Fisheries monitoring film

Fisheries monitoring film

Queensland has a long history of
monitoring its fisheries since the early 1900s. Monitoring helps us understand the fisheries resources available for
current and future generations. We collect information from commercial
fishers, charter operators, seafood processors, recreational fishers, and
indigenous fishers, and we also do our own fishery independent surveys to assess
the status of fish stocks and the sustainability of fisheries. The primary source of data from the
commercial fishing and charter sectors comes from logbooks and vessel tracking
data. Logbooks are completed to record fisher effort and catch. Additional
information is collected for quota fisheries including accurate weights and
landing locations for each trip. Logbooks also record details of any interactions
with species of conservation interest, such as turtles, dugongs, whales, dolphins and sea snakes. The log book itself records things like
the date of your trip starting, the date of your trip ending, the catch you’ve got,
the amount of effort you put in, whether you’ve got other people on board with
you, the number of lines, the area fished, and finally, how many fish you actually
catch for the day, broken down into species as well, so it’s a pretty important
tool for recording. Commercial fishing location information is collected through vessel tracking, to be rolled out across the entire commercial fleet by
2020. Many commercial fishers, seafood wholesalers and retailers help our
scientists by providing access to commercially caught fish for collecting
length information and providing fish skeletons known as fish frames for
analysis of fish age. When the moderating fisheries come here it’s a huge benefit for them, with the amount of local fishermen that will come with all
different species so they can get all that data and education to keep on going
with all their research. It’s more of a benefit for us as we supply a lot of
restaurants, so the more fish that they monitor the better off it is for us Recreational fishers also help us gather
important fisheries data by being involved in a range of monitoring
activities. Our statewide recreational fishing surveys are conducted every few
years, and let us know how many people go recreational fishing. The survey is
conducted over 12 months, and we record when, where, and how the survey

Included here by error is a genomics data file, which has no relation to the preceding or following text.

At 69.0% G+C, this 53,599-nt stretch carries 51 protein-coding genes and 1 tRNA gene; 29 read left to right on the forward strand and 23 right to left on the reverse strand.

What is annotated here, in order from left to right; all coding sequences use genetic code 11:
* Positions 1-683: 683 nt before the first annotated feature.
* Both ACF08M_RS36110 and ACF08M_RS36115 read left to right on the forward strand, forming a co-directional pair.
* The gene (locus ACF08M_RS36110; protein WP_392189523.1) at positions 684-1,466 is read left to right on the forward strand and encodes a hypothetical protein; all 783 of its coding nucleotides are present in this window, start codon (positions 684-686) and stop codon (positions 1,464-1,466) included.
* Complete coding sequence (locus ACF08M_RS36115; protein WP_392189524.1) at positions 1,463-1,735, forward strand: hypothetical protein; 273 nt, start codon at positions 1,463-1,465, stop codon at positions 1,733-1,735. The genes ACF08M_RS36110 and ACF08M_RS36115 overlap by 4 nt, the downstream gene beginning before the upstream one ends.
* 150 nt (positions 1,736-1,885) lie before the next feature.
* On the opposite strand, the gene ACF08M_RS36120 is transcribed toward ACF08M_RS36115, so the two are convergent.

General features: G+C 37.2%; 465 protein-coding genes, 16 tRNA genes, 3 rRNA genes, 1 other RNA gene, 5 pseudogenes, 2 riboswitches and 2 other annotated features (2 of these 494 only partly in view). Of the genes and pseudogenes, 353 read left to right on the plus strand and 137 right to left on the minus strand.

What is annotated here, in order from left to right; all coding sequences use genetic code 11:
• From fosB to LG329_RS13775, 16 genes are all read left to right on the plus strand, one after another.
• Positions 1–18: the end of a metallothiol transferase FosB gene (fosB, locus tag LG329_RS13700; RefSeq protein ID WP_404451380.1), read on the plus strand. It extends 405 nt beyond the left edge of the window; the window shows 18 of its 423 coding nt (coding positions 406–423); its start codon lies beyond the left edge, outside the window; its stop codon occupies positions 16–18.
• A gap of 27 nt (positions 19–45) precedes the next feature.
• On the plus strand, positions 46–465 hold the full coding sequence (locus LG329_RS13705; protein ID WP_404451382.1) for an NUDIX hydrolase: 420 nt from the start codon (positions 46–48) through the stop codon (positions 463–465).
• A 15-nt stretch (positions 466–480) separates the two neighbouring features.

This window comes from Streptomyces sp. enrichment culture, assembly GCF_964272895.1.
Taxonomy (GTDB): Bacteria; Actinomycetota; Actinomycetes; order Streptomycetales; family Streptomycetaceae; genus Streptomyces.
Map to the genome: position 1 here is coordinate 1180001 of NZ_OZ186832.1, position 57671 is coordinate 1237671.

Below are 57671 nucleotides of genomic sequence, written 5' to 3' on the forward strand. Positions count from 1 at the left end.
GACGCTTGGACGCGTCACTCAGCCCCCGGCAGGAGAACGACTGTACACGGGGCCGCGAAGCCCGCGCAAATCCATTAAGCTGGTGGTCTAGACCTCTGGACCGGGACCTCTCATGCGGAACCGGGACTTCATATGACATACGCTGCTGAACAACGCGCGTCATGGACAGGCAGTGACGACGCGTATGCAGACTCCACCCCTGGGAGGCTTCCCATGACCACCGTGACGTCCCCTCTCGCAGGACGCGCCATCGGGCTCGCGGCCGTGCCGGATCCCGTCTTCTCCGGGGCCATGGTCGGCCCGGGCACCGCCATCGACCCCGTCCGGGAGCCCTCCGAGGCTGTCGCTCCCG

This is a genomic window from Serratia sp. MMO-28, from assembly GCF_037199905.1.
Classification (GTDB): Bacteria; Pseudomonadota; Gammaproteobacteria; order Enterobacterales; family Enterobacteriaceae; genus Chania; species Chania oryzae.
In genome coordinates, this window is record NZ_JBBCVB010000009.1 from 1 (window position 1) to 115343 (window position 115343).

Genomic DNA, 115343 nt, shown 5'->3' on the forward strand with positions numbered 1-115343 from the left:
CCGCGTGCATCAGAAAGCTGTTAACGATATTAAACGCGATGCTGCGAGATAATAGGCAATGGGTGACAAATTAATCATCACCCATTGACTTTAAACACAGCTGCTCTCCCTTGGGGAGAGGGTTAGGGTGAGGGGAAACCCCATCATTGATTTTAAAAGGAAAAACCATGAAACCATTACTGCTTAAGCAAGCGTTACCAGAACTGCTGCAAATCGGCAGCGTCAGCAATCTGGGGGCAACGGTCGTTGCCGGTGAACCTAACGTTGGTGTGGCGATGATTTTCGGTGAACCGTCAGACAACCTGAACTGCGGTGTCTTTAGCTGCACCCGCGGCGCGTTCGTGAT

participants fish, plus what they caught and released. We also conduct regular
surveys of recreational fishers at boat ramps and beaches across Queensland.
Participating fishers contribute to our monitoring by voluntarily providing
information about their fishing trip, and the size, species, and number of fish they
caught. During these surveys, our staff are also on hand to help identify fish
and provide information about fishery management arrangements, or any recent
changes to the rules and regulations. The Keen Angler program is another way
recreational fishers work directly with our scientists. Just as commercial fishers and seafood processors donate samples, our Keen Anglers donate their filleted
skeletons or fish frames to help our research efforts. I was donating frames in the late 1980s I’d say. I’m quite happy to help I’m naturally curious, I
like to know about my fish. If there’s any way that I can help out, well I’m more than happy with that. The fish come home, I clean them, fillet them, record all the
details and then ring fisheries. They can come and pick it up when
they want – I’ve got it in the freezer. we’re interested in collecting
biological information from the fish that people catch, both recreational and
commercial fishers, so when we bring fish samples back into the laboratory we’re
interested in collecting length information, we collect sex information,
and we also look at the otoliths or the ear bones that are held in the fish’s
head. So we’re looking at the annual growth bands on the otoliths, similar to
growth rings on a tree, and this allows us to determine how old each fish
is. So we look at this data across many years because we’re looking for trends
through time in the changes in the abundance of certain age groups in a
stock, some of those trends can be influenced by environmental parameters,
also you might find that if fishing pressure has increased you will see a
change in the prevalence of certain age groups. It’s a really cool way of being
able to routinely look at the health of a stock and the sustainability of the
fishery. The work we do with recreational and
commercial fishers is also supported by our fishery independent monitoring program. For some species it’s necessary to carry out scientifically designed surveys in
key areas, and at key times. These surveys are conducted using a specialist
research vessel or through chartering commercial vessels and operators. All the data we collect is critical to the long-term sustainability of Queensland’s
fisheries resources. Our monitoring technology and techniques are improving
all the time to ensure that accurate data is used to make well-informed
decisions about Queensland’s fisheries. You can help ensure your fishery is
assessed accurately by participating in our fisheries monitoring programs. To be
involved or for more information contact 13 25 23 or email [email protected]

local_offerevent_note August 30, 2019

account_box Gilbert Heid


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